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Health Claims and the Current Regulatory Environment for Weight Management Products in the EU

compliance with health claim regulations
Communication to consumers concerning all food products—including those targeted to consumers trying to manage their healthy weight—need to comply with Regulation (EU) 1169/2011 on the provision of food information to consumers.

By Petr Mensik

The EU market offers a variety of food products designed to help consumers manage a healthy weight. From the standard food products with adjusted nutritional profile offering consumers lower calorie versions of their favourite foods to state-of-the-art nutritional products designed to help overweight and obese individuals effectively lower their weight, all products need to comply with European food legislation.

Communication to consumers concerning all food products—including those targeted to consumers trying to manage their healthy weight—needs to comply with Regulation (EU) 1169/2011 on the provision of food information to consumers. To inform consumers about the specifically designed nutritional profile of these products, manufacturers use nutrition and health claims on their packaging as well as in other commercial communication. To prevent misleading the consumer, all nutrition and health claims must comply with another piece of the EU legislation—Regulation (EC) 1924/2006 on nutrition and health claims made on foods.

Furthermore, for some products there is an additional regulatory framework in place with which these products and related commercial communication need to comply. This framework—introduced by Regulation (EU) 609/2013 on foods for specific groups—sets compositional and labelling rules for several categories of food. These include products specifically formulated for overweight or obese adults to replace their whole daily diet called ’total diet replacement for weight control’. Unfortunately, the delegated Regulation (EU) 2017/1522 which sets the compositional and information requirements for total diet replacement products prohibits the use of nutrition and health claims on these products, except the nutrition claim ’added fibre’ provided the dietary fibre content is not less 10g.

On the contrary, products which are aiming to replace only part of a daily diet are eligible to bear nutrition and health claims. This category of products called ’meal replacement products for weight control’ used to be part of the previous legislative framework for foodstuffs intended for particular nutrition uses (PARNUTS). In order to prevent confusion with products intended for the general population carrying similar statements presented as health claims for weight control, the category of meal replacement products has been taken out of the framework for foods for specific groups. The products belonging to this category are now regulated solely under Regulation (EC) 1924/2006.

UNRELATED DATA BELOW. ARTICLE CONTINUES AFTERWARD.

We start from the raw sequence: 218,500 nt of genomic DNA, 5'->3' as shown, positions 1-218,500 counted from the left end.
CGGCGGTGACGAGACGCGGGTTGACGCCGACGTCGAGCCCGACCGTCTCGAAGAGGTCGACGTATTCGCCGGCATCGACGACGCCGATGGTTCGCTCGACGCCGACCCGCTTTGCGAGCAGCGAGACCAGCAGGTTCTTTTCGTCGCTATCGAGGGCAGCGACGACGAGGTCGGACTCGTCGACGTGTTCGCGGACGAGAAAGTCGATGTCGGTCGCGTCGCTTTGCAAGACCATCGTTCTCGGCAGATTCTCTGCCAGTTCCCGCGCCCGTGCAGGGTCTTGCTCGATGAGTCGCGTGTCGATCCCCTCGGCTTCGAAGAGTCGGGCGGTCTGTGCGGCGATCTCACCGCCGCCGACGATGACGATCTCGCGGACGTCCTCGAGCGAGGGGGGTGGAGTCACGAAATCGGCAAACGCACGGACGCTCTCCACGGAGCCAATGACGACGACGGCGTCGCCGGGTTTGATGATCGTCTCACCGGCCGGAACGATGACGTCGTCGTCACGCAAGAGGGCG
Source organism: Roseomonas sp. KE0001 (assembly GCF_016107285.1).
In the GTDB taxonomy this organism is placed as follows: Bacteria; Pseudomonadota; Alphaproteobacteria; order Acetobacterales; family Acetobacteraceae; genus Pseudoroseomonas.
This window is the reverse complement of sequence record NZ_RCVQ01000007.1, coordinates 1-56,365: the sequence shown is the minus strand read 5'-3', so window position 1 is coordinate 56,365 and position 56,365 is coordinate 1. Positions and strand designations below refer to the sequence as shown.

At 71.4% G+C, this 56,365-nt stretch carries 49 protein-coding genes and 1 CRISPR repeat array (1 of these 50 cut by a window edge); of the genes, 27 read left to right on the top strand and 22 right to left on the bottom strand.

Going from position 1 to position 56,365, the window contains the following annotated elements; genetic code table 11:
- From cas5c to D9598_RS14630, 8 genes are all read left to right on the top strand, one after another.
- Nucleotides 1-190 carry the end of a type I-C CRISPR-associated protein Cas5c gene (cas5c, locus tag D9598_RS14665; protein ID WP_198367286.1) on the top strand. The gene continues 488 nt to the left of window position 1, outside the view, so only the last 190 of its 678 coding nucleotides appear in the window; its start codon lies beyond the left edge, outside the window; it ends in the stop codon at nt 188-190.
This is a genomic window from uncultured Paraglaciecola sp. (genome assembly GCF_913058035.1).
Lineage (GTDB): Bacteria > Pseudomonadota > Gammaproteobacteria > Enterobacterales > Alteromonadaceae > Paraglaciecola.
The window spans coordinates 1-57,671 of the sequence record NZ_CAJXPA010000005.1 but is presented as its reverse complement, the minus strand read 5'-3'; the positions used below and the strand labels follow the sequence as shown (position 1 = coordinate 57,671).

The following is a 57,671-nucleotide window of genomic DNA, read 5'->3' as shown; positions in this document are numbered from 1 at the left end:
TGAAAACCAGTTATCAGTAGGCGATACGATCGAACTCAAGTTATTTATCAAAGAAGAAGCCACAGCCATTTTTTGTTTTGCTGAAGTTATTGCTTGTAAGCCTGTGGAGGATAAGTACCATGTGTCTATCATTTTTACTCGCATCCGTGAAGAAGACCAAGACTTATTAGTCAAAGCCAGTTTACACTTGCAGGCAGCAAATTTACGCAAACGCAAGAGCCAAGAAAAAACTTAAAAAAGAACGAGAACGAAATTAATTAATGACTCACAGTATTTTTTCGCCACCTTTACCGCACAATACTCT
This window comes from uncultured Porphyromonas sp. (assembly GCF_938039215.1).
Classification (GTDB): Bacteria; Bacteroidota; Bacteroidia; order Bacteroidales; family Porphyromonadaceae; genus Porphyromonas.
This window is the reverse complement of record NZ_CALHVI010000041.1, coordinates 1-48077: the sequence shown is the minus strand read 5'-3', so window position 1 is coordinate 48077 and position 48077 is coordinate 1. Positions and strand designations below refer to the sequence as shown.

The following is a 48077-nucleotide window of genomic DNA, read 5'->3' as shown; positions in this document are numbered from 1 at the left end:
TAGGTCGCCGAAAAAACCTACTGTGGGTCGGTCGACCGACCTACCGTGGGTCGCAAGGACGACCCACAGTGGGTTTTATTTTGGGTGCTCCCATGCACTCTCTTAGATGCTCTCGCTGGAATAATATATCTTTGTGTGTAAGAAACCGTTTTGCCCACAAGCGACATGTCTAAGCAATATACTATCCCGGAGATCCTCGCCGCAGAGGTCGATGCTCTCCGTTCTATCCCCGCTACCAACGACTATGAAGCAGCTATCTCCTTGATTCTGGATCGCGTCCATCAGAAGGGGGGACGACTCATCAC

There are two authorised health claims intended specifically for these products: ’Substituting one daily meal of an energy restricted diet with a meal replacement contributes to the maintenance of weight after weight loss.’ and ’Substituting two daily meals of an energy restricted diet with meal replacements contributes to weight loss.’  To bear one of these claims, the products must comply with Regulation (EU) 2016/1413 which sets the conditions of use of the two health claims.

As mentioned above all nutrition and health claims made on foods need to be in accordance with Regulation (EC) 1924/2006. The Regulation lists all permitted nutrition claims (e.g. high in protein) and sets an authorisation procedure for all health claims intended to be used on foods and related commercial communication in the EU. Within the authorisation procedure, all health claims are evaluated by the European Food Safety Authority (EFSA). Most health claims which received favourable opinion from EFSA were authorised by the European Commission and are available in the EU Register of Nutrition and Health Claims made on foods.

However, there is one exception concerning health claims related to plants and their preparations—the botanicals. As there is no consensus on what is 'the highest possible standard' of data which would allow for the scientific substantiation of a health claim relating to botanicals, for the time being these health claims are put on hold. This means these health claims may still be used by business operators until the situation is resolved.

To examine whether the current rules concerning health claims on botanicals are adequate and how the use of such claims interacts with the current applicable food regulatory framework, the European Commission is working on an evaluation of the Evaluation of Regulation (EC) 1924/2006 on nutrition and health claims made on food, inter alia, in this regard.

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